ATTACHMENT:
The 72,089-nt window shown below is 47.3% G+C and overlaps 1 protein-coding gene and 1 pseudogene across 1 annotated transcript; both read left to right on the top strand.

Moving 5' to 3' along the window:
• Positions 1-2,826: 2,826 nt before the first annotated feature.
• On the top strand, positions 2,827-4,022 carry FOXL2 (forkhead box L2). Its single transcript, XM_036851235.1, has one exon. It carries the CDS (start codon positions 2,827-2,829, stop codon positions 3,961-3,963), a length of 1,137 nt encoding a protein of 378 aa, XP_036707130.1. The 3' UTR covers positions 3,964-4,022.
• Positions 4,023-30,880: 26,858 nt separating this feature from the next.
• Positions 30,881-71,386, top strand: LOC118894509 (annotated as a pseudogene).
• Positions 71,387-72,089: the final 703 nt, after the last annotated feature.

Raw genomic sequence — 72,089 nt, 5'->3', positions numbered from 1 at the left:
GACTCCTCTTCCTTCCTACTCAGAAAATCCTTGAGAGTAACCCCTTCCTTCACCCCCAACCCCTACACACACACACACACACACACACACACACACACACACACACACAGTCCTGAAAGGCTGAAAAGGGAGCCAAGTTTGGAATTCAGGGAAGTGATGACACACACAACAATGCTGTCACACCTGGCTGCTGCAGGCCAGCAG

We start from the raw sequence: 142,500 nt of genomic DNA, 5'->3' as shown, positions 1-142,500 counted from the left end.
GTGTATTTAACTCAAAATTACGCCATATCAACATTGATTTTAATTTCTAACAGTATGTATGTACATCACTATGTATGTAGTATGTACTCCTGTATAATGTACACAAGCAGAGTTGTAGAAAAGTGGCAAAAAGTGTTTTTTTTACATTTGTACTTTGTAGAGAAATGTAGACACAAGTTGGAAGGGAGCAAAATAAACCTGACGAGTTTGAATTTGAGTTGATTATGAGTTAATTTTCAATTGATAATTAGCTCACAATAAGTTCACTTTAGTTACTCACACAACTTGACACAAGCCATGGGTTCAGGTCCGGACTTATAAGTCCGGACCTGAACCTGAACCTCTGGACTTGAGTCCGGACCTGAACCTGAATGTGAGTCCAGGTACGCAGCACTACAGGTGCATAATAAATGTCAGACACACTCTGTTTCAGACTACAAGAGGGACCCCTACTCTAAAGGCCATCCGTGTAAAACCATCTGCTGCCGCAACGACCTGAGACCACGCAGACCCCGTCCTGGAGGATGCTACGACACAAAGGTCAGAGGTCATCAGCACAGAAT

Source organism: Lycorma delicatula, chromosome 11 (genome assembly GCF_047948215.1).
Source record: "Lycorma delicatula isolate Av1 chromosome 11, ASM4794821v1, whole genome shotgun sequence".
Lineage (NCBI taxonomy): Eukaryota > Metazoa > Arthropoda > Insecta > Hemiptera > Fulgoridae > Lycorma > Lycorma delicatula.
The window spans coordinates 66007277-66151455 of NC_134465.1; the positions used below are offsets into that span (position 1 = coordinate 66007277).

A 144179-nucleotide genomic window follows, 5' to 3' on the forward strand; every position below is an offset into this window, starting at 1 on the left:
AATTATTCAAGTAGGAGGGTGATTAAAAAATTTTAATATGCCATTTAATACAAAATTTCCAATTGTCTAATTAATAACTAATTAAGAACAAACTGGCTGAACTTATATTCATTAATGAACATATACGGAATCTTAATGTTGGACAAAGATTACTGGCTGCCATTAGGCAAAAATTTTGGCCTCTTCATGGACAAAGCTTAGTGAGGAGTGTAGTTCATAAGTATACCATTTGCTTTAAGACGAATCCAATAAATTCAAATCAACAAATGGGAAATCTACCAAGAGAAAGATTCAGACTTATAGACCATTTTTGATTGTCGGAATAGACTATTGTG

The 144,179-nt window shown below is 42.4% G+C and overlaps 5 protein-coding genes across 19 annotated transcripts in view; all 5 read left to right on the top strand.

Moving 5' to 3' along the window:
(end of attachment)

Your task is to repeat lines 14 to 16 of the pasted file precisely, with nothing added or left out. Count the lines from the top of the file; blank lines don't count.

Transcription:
Lineage (NCBI taxonomy): Eukaryota > Metazoa > Arthropoda > Insecta > Hemiptera > Fulgoridae > Lycorma > Lycorma delicatula.
The window spans coordinates 66007277-66151455 of NC_134465.1; the positions used below are offsets into that span (position 1 = coordinate 66007277).

A 144179-nucleotide genomic window follows, 5' to 3' on the forward strand; every position below is an offset into this window, starting at 1 on the left: